If you’ve ever been to a casino maybe you’ve noticed how maze-like the layout is. Also the lack of clocks and windows, the low ceilings, busy carpet, and of course all the lights, sounds, and action! I’m sure you wouldn’t be surprised to learn that this is not at all by accident. Casinos owners pour quite a bit of research into subtle (and not so subtle) psychological tricks designed to extract the maximum amount of money from you the moment you set foot in one of their establishments. Though perhaps it might come as a surprise to you just how detailed this research is. For example check out the table of contents to this 627 tome on Designing Casinos to Dominate the Competition. No detail is too small to escape the notice of the casinos!

This same research and attention to detail is applied to anything that can be marketed: food, clothing, vehicles, electronics, you name it. All around the world companies with things to sell are devoting incredible resources in discovering all the little tricks that can be employed to give them an edge in selling their product to you. Perhaps you’re skeptical on the effectiveness of marketing but the $200 billion spent every year on advertising leads me to believe that there’s probably something to it. Whether you want to believe it or not our motivations are influenced in big ways and small, directly and indirectly, by marketing and the psychological theories on which it is constructed.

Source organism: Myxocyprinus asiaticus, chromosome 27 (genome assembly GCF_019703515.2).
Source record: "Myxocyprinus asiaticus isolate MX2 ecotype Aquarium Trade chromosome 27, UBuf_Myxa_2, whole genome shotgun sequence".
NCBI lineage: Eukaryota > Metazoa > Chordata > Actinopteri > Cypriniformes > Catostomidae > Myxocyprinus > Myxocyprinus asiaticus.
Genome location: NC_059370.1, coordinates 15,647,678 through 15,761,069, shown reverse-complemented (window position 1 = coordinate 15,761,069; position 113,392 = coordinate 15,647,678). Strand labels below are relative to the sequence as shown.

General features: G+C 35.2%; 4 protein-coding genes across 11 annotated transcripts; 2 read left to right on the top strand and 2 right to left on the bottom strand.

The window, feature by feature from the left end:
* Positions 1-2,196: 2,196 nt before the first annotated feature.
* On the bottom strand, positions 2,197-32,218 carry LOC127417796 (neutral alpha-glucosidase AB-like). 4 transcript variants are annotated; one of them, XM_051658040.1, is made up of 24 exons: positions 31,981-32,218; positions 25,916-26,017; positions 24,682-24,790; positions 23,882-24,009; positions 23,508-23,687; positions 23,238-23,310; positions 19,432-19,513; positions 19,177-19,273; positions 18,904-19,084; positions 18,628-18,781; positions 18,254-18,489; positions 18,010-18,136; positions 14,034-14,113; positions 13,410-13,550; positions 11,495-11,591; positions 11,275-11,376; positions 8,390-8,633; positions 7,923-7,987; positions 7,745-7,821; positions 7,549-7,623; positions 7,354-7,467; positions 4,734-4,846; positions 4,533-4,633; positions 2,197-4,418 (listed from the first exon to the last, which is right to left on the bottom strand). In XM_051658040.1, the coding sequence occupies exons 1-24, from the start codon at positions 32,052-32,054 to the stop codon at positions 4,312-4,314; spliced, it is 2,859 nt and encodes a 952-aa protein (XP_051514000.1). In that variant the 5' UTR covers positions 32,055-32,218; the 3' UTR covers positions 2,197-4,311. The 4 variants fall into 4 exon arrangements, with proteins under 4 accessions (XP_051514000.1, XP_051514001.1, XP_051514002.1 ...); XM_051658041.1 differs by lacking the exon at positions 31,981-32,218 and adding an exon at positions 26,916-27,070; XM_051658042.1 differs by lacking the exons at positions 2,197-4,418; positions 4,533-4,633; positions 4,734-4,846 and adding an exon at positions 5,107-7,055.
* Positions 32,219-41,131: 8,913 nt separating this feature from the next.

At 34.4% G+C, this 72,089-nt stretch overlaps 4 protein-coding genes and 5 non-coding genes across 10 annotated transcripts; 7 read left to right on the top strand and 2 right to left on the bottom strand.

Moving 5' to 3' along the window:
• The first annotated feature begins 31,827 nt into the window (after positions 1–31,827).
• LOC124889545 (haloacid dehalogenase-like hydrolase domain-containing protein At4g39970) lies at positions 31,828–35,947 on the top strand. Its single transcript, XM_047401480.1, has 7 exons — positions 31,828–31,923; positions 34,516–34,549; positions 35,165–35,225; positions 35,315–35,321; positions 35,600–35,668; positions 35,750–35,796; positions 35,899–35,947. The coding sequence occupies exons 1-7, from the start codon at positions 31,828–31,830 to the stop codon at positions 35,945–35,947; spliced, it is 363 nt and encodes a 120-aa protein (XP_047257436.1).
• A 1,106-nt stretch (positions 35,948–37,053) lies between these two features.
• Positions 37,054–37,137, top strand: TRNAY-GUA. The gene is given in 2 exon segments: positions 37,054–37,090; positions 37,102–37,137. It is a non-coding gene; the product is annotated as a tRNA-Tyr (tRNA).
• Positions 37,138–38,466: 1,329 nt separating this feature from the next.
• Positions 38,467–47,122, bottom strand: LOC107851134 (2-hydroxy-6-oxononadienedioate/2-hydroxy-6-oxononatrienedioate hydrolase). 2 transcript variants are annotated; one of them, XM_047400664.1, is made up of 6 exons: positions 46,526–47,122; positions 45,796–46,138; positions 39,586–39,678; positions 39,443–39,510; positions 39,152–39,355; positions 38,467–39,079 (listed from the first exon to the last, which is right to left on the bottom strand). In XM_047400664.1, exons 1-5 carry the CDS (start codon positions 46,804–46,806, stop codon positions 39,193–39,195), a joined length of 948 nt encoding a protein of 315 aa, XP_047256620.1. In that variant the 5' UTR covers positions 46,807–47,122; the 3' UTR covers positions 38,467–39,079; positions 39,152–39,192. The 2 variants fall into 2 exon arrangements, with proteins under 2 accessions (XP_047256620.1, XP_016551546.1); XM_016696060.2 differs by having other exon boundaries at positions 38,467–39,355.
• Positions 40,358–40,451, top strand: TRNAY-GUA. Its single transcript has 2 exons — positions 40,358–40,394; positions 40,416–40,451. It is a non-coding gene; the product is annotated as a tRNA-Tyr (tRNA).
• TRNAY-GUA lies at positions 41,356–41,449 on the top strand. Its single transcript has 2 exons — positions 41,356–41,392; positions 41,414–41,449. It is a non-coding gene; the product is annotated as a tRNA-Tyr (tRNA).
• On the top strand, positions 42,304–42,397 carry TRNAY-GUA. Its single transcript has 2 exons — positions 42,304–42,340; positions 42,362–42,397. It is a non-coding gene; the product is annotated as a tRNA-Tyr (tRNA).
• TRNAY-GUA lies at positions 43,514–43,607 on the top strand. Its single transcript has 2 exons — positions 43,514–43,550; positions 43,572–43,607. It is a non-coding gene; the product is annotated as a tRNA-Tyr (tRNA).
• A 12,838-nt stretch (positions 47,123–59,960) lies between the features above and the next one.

And if you accept the amount of time, energy, and money spent as evidence that these psychological manipulations are effective then surely you can imagine that others have as well. For example just consider the political landscape in the United States right now. Doesn’t it seem like it we’re becoming more and more polarized? I mean come on. Sure Republicans and Democrats have always disagreed but lately it feels like the major political parties are portrayed the same way we’d present sports teams, or even as the good guys versus the villains, instead of human beings associated to some degree with a particular set of ideologies. And why do you suppose that is? Might it have something to do with the monetization of the news and political coverage? Is Rush Limbaugh going to build a more energetic audience by bringing together both sides for a reasonable and nuanced discussion about the role of government in our lives or by painting the other guys as people who literally want to destroy all that you hold dear? Of course the latter is more compelling. It’s entertainment! People want to be entertained. An thinking is work, right? The media understands this and they want to cultivate audiences that can’t wait to tune in to the next episode to see what their heroes (or the dastardly villains) are up to now!